This Week in Science 2018–03–04
“While parts of the world have all but banished measles, Europe is still getting hit with large outbreaks where some people don’t get vaccinated.
Measles is still a bigger problem across parts of Africa and Asia, where outbreaks can be particularly devastating in malnourished children or those with other illnesses like tuberculosis or AIDS. Most of the 89,000 measles deaths in the world each year are in developing countries.
In Europe, there were more than 21,000 cases of measles and 35 deaths last year, a fourfold increase in cases compared to the previous year. With more than 5,000 cases each, Romania and Italy had the biggest epidemics — and the drive to vaccinate children against measles has even become a leading issue in Italy’s general election on Sunday.”
“Last week, I profiled the rapper Dessa ahead of the release of her new album, Chime. Chime, I wrote, is inspired by science but not music “about” science; there are no songs explaining electrodes or brain waves.
So, where is all the music about science that uses science data or teaches some facts? Fear not, there are plenty of examples (in no particular order).
Every song on They Might Be Giants’ Here Comes Science
Okay, so the album is technically for children, but it’s groovy enough that you might not have guessed it if I hadn’t just told you.”
“Prime Minister Justin Trudeau is a proud science fiction fan, but his government’s third budget is much more focused on uncovering new scientific facts.
The 2018 fiscal blueprint sets aside $3.2 billion over five years to fund everything from the beakers to the brains behind scientific research as part of a Liberal effort to fire up new engines of economic growth.
The money supports the spirit of innovation to help build the new industries and jobs Canada will rely on in future years, Finance Minister Bill Morneau said.
“Budget 2018 represents the single largest investment in investigator-led fundamental research in Canadian history,” Morneau said Tuesday in his budget speech in the House of Commons.”
“The whys and wherefores of SciSci
The science of science (SciSci) is based on a transdisciplinary approach that uses large data sets to study the mechanisms underlying the doing of science — from the choice of a research problem to career trajectories and progress within a field. In a Review, Fortunato et al. explain that the underlying rationale is that with a deeper understanding of the precursors of impactful science, it will be possible to develop systems and policies that improve each scientist’s ability to succeed and enhance the prospects of science as a whole.”
“It promises to be another hair-raising, fire-balling week of science in Fort St. John next week.
Science World returns to town March 5 to 10 with its bag of science experiments and experiences in hand for students and the public to marvel at, and learn more about how the world around us works.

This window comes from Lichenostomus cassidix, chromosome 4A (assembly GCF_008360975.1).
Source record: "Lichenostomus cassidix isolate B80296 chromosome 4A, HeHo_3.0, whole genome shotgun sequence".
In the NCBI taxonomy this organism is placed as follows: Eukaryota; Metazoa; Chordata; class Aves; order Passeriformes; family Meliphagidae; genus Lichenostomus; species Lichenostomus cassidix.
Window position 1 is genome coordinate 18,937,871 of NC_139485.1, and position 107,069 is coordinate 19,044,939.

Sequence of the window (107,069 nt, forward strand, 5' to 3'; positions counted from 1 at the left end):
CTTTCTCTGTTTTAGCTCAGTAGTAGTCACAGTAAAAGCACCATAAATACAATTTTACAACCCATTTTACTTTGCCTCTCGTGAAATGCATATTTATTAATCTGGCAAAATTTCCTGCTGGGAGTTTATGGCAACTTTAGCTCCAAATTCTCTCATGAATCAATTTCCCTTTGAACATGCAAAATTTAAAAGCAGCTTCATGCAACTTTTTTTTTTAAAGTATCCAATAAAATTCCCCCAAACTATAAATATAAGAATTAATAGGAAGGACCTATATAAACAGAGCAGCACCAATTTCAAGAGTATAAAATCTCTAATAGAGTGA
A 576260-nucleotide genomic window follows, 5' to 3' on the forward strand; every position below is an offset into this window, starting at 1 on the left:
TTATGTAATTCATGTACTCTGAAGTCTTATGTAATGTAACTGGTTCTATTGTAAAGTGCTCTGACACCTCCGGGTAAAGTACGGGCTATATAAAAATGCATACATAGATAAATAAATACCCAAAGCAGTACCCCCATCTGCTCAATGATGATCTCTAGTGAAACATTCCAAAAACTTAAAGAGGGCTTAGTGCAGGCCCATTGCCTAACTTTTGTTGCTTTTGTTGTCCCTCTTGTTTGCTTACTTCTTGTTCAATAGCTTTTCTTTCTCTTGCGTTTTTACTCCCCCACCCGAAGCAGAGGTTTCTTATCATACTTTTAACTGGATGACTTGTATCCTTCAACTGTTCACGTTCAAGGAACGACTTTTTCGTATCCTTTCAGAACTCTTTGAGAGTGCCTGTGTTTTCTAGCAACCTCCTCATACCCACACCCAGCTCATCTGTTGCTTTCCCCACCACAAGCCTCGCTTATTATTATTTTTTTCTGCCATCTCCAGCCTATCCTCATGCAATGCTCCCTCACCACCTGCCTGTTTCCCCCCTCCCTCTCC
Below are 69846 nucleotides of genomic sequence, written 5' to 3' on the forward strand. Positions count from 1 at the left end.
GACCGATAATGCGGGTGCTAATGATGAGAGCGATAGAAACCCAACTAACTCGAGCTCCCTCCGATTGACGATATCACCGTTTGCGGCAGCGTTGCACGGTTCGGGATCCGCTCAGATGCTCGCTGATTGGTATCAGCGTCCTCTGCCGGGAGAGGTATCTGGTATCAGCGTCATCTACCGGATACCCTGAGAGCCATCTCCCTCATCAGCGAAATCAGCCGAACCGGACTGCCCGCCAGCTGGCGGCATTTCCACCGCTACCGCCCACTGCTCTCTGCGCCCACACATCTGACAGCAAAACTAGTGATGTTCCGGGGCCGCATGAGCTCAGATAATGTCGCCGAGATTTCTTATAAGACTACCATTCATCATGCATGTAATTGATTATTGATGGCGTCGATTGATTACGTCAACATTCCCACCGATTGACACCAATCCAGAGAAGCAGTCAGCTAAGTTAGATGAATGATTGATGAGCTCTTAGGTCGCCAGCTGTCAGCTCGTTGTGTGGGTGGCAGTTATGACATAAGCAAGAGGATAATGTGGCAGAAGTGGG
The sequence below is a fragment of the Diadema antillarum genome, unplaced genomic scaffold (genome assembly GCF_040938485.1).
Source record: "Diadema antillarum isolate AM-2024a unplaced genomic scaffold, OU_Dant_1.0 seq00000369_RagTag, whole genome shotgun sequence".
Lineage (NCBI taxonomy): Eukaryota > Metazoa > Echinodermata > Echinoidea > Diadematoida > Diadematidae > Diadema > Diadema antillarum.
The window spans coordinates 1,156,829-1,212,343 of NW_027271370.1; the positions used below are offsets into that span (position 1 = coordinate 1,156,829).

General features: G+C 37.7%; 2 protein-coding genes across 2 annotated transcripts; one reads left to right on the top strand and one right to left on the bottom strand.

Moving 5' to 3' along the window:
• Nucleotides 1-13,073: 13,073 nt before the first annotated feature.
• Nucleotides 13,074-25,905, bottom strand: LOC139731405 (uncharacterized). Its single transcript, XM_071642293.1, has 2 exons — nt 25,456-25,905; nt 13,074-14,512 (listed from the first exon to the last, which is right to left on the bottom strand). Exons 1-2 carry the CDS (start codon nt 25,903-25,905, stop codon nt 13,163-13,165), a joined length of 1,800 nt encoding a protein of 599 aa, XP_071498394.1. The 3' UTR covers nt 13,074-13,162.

“We are thrilled to be participating in the Community Science Celebration in Fort St. John,” said Jo-Ann Coggan, director of community outreach for Science World, said in an announcement.
“It is a showcase of the community for the community and will profile local businesses, organizations and innovators. Science World will provide fun, dynamic science experiences for the whole family as part of this event.””
“The Department of Fisheries and Oceans (DFO) is unapologetic in its decision to deny Fisheries Minister Gerry Byrne a seat at the Canadian Science Advisory Secretariat meeting on Atlantic salmon.
This follows Byrne’s public condemnation of the decision earlier this week.
In an emailed response to questions, a communications adviser from DFO told The Telegram the science advisory meeting is specifically meant to bring together technical experts and finalize scientifically based advice on a particular stock.”
“The National Science Foundation (NSF) hopes that its new policy on sexual harassment will spur universities to deal more aggressively with the pervasive problem. But the additional reporting requirements, which will be officially published Monday in the Federal Register, are far from a definitive statement about how NSF plans to deal with this complex and sensitive subject.
The carefully worded notice, for example, doesn’t address whether a scientist found guilty of sexual harassment should automatically be removed from a grant. And it would not require universities to tell NSF when they launch an investigation into allegations of harassment.
The 8-page Federal Register notice is designed to flesh out, and seek public comment on, an “important notice” that NSF issued on 8 February. It proposes adding two new components to the “terms and conditions” that universities and other institutions agree to follow when they accept an NSF award. (Grants are awarded to institutions, not individuals, although scientists invariably refer to “my grant.”)”